[SURBL-Discuss] Fwd: Re: Goofy domain names

Chris Santerre csanterre at merchantsoverseas.com
Mon Apr 26 12:14:37 CEST 2004



>-----Original Message-----
>From: Mark [mailto:admin at asarian-host.net]
>Sent: Saturday, April 24, 2004 12:11 AM
>To: David B Funk; SURBL Discussion list
>Cc: SpamAssassin Users
>Subject: Re: [SURBL-Discuss] Fwd: Re: Goofy domain names
>
>
>David B Funk wrote:
>
>> On Sat, 24 Apr 2004, Mark wrote:
>>
>>> Why use expand_regex.pl at all? Instead of taking "/\d00\dhosting/",
>>> and expand it into 100 potential domain names, why not simply accept
>>> a query like:
>>>
>>>     9001hosting.com.be.surbl.org
>>>
>>> And, internally, do the regex "/\d00\dhosting/" on it? (and all
>>> BigEvil regexes, for that matter). And return 127.0.0.2 on a match.
>>>
>>> Ultimately, using expand_regex.pl, imho, is utterly 
>self-defeating --
>>> without stretching the imagination too much, even. If only I change
>>> the above regex to:
>>>
>>>     /\d+00\d+hosting/
>>>
>>> We're already looking at trillions of permutations!
>>>
>>> It seems to me be.surbl.org should not do an internal database query
>>> on single domain names, but instead do a BigEvil regex (like SA
>>> does). At least, that is what I thought it would do; and how I had
>>> hoped it would have been.
>>
>> Because the DNS system is designed to work with static lists of data,
>> not regex patterns.
>>
>> Theoretically you could design a DNS server front-end on a regex
>> engine that would take fixed DNS queries and do regex matches.
>> However the DNS zone-transfer mechanism is designed to deal with
>> fixed data-sets, not regexes.
>
>DNS zone-transfers would not be affected. It would still be 
>the same, static
>data-set being pushed back and forth. In fact, the 
>be.surbl.org DNS server
>would not contain a regular DNS database at all (!), as it merely does
>regexes on incoming queries! If anything, you'd have to transer BigEvil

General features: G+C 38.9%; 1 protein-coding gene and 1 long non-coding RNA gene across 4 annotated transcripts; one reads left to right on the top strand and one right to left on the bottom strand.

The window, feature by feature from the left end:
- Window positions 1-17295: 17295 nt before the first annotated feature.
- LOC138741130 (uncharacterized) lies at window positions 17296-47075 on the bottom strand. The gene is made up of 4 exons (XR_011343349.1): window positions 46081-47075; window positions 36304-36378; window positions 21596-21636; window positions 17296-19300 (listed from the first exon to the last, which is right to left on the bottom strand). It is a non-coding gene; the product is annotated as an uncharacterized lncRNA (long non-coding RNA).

>regex rules, really.
>
>> Another detail, is that the DNS system is heavily based upon the
>> concept of cacheing. Currently there's no meaningful way to cache a
>> regex, only the results of every lookup permutation. That would
>> impose an unrealistic demand on the down-stream DNS servers (remember
>> those trillions of permutations!),
>
>Not at the client-side. When I were to query 
>"9001hosting.com.be.surbl.org",
>there would be no overhead whatsoever, cache-wise, for a front-end DNS
>system that does a behind-the-scenes regex on the query. It would still
>reply with a single response. It would, to the client, appear 
>no different
>then if the DNS server had retrieved the domain name from database.
>
>The caching DNS server at be.surbl.org itself might grow big, 
>though, as it
>potentially holds those trillions of those domain names. But 
>it would, as
>you say, really only cache the result of each looked-up 
>permutation. And no
>more. And, in this, it would be no different from a regular DNS server.
>
>> Another detail, you're adding to the CPU load on the "regex-ifed" DNS
>> servers. Doing a regex match is more CPU intensive than a database
>> lookup on a fixed data set. When you have the potential of thousands
>> or millions of clients beating upon a handfull of DNS servers, the
>> CPU load considerations become critical.
>
>This is true. And it may indeed be quite a problem.
>
>> Might as well stick with BigEvil.cf
>
>My point exactly; without using real regexes in be.surbl.org, dropping
>BigEvil.cf, for now, is ill-advised, really.
>
>Cheers!
>
>- Mark

 Wow that was a lot to read for a Monday Morning :)  Bigevil won't be
dropped. But it will change. You will have lots of options in the near
future. Lots of options ;)

--Chris 


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